Unclear who will accept Nobel Prize for Liu
OSLO (Reuters) - It is unclear who will accept the Nobel Peace Prize awarded to jailed Chinese dissident Liu Xiaobo and the Norwegian Nobel Committee may keep custody of it for the time being, its secretary said on Friday.
China has strongly condemned the choice of the pro-democracy activist to receive the accolade and is unlikely to release Liu or allow his wife Liu Xia, under house arrest, to travel to Oslo.
At a ceremony held annually in Oslo on December 10, the anniversary of Alfred Nobel's death in 1896, the laureate normally gives a speech and receives the medal, which is accompanied by an award of 10 million Swedish crowns ($1.5 million).
"We don't know who will pick it up and I don't think we will know any time soon," Geir Lundestad, the secretary of the Norwegian Nobel Committee, told Reuters in an interview on Friday.
"It's very unlikely that the laureate will come and there is no word on what will happen to his wife," added Lundestad, a non-voting member of the committee.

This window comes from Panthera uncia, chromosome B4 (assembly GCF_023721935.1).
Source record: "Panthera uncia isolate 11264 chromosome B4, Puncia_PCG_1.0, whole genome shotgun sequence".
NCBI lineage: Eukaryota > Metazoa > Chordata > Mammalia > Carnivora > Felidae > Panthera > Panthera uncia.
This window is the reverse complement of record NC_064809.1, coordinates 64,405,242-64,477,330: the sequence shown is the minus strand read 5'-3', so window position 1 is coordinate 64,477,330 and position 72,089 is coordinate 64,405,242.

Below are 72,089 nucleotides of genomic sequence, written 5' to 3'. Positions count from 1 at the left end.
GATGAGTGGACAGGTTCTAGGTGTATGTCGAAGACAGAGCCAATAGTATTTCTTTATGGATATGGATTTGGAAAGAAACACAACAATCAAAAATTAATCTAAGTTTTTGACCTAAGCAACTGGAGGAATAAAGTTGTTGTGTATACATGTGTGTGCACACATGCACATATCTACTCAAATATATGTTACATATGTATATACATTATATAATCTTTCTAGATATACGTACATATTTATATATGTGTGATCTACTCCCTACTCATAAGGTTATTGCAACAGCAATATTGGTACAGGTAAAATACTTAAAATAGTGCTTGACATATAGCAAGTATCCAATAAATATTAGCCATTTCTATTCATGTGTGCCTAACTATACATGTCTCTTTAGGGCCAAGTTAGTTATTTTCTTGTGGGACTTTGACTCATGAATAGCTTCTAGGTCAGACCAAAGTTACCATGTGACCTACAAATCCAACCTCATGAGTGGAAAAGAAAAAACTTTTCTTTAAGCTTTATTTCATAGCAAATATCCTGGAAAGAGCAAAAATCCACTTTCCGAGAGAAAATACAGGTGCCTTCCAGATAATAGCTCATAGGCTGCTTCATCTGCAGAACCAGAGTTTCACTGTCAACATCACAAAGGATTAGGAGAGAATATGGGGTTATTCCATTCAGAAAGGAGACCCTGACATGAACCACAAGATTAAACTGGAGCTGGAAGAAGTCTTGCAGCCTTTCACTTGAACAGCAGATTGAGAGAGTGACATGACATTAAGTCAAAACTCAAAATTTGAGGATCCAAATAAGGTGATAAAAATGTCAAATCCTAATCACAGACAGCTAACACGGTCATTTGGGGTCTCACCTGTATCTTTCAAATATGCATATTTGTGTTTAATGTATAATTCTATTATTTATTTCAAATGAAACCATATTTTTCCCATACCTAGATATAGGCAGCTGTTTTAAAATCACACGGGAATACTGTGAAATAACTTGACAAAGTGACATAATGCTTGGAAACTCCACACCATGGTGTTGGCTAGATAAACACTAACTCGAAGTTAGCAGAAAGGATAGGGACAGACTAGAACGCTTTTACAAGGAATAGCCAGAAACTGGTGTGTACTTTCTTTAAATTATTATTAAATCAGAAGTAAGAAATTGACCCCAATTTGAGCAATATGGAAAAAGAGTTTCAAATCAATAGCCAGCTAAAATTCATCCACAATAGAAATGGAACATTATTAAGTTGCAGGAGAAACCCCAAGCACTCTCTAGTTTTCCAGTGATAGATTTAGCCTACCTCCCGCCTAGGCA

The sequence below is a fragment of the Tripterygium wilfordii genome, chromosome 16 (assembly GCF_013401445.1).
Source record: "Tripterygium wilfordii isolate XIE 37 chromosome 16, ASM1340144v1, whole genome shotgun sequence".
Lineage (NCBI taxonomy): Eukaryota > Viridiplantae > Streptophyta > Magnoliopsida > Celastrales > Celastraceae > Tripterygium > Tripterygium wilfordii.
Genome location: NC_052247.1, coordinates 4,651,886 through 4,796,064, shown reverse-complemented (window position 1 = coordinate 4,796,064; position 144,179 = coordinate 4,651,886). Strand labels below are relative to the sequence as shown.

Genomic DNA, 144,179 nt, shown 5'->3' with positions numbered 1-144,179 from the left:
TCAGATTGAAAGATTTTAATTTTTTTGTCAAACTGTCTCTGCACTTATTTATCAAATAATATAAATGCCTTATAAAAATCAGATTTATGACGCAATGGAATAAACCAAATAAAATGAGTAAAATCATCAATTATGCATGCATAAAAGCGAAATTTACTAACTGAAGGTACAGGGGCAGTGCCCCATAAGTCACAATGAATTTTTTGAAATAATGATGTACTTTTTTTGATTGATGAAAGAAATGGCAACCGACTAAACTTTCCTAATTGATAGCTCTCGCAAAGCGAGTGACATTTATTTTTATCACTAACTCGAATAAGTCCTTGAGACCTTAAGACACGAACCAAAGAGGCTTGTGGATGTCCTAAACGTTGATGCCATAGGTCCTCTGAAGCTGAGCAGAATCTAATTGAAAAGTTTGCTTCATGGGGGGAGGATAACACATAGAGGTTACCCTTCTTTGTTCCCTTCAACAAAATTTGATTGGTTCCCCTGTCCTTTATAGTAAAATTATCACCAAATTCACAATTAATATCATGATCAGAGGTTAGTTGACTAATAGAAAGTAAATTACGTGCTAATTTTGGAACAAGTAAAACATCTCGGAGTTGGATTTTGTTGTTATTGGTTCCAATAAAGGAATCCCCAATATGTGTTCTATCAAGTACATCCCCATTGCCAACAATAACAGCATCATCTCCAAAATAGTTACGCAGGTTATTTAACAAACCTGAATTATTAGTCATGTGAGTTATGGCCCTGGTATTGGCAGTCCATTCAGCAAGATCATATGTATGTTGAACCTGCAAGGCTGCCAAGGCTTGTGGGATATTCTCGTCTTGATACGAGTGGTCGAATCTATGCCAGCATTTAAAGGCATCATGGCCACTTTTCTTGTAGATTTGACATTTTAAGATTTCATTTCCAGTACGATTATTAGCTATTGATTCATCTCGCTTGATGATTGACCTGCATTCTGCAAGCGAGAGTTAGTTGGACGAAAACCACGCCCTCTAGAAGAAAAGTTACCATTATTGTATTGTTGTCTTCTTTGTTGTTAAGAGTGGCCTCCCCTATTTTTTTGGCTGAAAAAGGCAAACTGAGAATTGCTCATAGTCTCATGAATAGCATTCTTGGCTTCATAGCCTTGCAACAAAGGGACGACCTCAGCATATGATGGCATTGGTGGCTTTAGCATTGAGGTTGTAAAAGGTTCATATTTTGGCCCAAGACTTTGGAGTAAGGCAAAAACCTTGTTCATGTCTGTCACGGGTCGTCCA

Liu Xia said earlier this month her husband had asked her to collect the award but Beijing is unlikely to let her out.
The New York-based group Human Rights in China said on Friday dozens of Chinese dissidents and human rights activists remained under house arrest as a wary Chinese government sought to stifle support for Liu.
China has canceled ministerial-level meetings with Norway, which it holds responsible for the independent committee's decision. Earlier this week, a cyber attack from a server in Taiwan disabled the Norwegian Nobel Institute's website.
Lundestad said the Nobel Institute had only "indirect contacts" with Liu's wife and if doubts remained over who could pick up the award in Liu's name, the Nobel Committee might decide to keep the medal until the situation clarified.
"We'll wait if we feel the issue is not resolved in a satisfactory way. We will hold on to the medal until another occasion," he said.
Several previous laureates have been unable to collect their medals. In 1991, the son of imprisoned Myanmar pro-democracy leader Aung San Suu Kyi picked up her Nobel medal and in 1983 Polish democracy campaigner Lech Walesa's award was received by his wife. (Editing by Andrew Dobbie)
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